How to Use a Drain Snake

How do you use a drain snake? We'll tell you. Learn how to unclog a blocked drain yourself without paying for a plumber.

Drain Snakes: How To Unclog A Sink, Toilet, or Tub

If one of your home’s drains is clogged, then you may be considering getting your hands on a drain snake. Made to help clear out clogged pipes, drain snakes are a fantastic tool for those who want to try and clean out their own drains instead of having to call in a pricey professional.

If this is your first time using a drain snake, keep reading to find out what exactly they are, how to use them, and what benefits they can have on your home and pipes.

What Is a Drain Snake?

Drain snakes are known by quite a few names, including a plumbing snake, a toilet jack, and a rooter. At their basis, drain snakes are long, coiled augers that are made to clear out drains when drain cleaners and other solutions fail.

The way drain snakes work is by cutting apart and removing clogs. Drain snakes are inserted directly into the clogged piping and can be a quick and easy way to fix any clogged drain.

What Are the Different Types of Drain Snakes?

Just because they share a common purpose doesn’t mean that all drain snakes work in the same way. Hand spinners, toilet augers, drum augers, and electric augers all have different specifications that make them better for some scenarios and less helpful in others.

Hand spinners are ideal for using in sink and bathtub drains because they are most useful in narrow plumbing. If used in wider drain pipes, such as the toilet, they can become tangled.

Toilet augers, also known as closet augers, feed a hook-shaped tube into the toilet to remove clogs. These tools have a short cable, only allowing them to reach blocks that are close to the toilet bowl.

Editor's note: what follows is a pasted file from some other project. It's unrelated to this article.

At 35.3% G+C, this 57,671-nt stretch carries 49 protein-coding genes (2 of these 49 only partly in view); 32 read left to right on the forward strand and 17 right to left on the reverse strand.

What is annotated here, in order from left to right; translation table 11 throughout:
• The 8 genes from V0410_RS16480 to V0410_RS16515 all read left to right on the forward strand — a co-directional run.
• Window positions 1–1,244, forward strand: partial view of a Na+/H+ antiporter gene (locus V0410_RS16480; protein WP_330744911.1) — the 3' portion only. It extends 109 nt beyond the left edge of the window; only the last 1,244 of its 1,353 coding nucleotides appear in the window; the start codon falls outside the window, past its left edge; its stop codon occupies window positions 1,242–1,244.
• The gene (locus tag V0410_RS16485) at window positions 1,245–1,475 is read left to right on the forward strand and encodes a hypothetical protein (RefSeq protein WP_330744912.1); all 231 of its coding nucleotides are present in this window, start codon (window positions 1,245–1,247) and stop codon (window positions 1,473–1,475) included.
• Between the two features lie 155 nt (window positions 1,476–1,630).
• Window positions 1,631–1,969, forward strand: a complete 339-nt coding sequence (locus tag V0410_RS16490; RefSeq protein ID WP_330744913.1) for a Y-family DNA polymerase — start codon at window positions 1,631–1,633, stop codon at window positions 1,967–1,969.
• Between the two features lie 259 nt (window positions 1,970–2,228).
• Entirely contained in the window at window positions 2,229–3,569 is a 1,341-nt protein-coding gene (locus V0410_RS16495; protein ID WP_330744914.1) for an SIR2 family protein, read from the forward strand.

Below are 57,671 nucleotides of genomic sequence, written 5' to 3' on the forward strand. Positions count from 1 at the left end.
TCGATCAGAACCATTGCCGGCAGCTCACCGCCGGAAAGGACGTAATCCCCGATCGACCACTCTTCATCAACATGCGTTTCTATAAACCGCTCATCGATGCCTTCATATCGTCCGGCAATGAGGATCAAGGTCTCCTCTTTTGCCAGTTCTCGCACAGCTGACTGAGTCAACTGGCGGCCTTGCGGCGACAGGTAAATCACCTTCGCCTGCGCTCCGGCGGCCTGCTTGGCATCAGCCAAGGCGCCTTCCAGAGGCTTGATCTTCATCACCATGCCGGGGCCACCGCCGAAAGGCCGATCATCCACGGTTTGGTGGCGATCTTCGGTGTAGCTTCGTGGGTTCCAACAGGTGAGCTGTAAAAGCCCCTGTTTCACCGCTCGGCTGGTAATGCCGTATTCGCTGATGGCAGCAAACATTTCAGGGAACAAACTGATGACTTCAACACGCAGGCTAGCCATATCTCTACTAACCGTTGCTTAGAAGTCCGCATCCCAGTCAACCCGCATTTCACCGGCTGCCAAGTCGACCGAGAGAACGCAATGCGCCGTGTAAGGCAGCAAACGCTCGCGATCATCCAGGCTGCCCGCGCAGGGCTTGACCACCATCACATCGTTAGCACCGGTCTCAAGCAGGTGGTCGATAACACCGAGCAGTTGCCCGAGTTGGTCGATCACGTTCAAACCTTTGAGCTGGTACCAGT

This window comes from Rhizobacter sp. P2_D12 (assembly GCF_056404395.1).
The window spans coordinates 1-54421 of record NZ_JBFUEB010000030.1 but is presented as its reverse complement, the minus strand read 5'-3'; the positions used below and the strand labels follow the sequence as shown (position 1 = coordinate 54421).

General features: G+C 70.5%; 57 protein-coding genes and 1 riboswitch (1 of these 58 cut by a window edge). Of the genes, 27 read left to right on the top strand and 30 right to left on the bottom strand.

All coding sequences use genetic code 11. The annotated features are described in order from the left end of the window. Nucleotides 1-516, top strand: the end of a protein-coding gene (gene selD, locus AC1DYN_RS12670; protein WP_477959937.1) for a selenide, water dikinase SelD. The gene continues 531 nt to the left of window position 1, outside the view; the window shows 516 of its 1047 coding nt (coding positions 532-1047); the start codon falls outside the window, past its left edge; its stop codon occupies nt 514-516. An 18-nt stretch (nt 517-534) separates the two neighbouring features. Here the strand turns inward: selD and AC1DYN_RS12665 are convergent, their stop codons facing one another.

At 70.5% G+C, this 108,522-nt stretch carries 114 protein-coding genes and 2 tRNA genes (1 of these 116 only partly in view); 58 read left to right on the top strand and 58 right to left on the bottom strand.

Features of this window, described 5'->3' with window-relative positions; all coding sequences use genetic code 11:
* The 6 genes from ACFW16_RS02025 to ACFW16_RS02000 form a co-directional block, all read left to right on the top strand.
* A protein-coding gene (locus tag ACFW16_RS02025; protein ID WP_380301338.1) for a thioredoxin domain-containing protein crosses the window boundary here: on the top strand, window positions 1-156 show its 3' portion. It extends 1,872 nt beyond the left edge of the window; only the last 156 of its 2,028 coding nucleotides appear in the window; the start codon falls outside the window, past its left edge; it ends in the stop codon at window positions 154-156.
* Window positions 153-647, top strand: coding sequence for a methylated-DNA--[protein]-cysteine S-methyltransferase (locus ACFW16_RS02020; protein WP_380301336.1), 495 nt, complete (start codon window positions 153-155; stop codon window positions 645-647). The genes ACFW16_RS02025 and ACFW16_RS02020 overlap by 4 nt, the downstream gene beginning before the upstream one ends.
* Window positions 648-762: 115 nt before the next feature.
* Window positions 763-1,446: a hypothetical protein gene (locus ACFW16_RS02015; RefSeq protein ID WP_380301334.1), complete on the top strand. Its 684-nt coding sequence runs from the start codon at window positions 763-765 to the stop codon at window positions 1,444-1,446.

Drum augers cut through clogs with modular blades, making them great for difficult clogs. However, because of their sharp edges, drum augers should really only be used by professionals so as not to damage any pipework.

Electric augers are one of the earliest drain snakes. Also known as roto rooters, electric augers make use of rotating blades that were originally made to cut through tree roots that get lodged in sewer pipes.

How to Use a Drain Snake

Depending on what kind of drain snake you purchase, the directions may be different. However, generally speaking, drain snakes follow a specific pattern for use.

Firstly, push the snake’s end into the drain’s opening and then turn the handle so that the auger can make its way deep into your drain. You’ll want to keep pushing the drain snake until you feel resistance. Sometimes you might hit a bend in the pipe, so don’t be afraid to apply a little extra pressure if need be to get around it.

Once you feel that the drain snake is pressed firmly again a clog or blockage, rotate the snake’s hand to cut apart whatever is causing the clog. After it feels that twisting the snake is no longer cutting through anything, you can remove the snake from the drain. Most likely, the clog will come up with the drain snake.

Why Use a Drain Snake?

There are quite a few benefits to using a drain snake. For starters, some drain cleaners contain harmful chemicals that are both dangerous to you and harmful to your pipes. Drain snakes don’t require any chemical use, as they simply function by cutting clogs apart.

Drain snakes are also more powerful when it comes to clearing drains. Many times, a drain snake can break through blockages that a typical drain cleaner cannot. Overall, drain snakes are a faster, more efficient way to improve your drain life. Not only can they get rid of tough clogs, but they can also help prevent clogs from forming in the first place.

Should You Buy a Drain Snake?

Our final verdict is an easy one: yes, you should absolutely invest in a drain snake. These powerful tools can be used on their own or in conjunction with drain cleaners, ensuring that your pipes stay clean, clear, and odor-free.

Because of their reusable nature, purchasing a solid drain snake can last you years, saving you money and professional assistance in the long run.

Resources— Meticulous Plumbing, Dummies, Dr. Pipe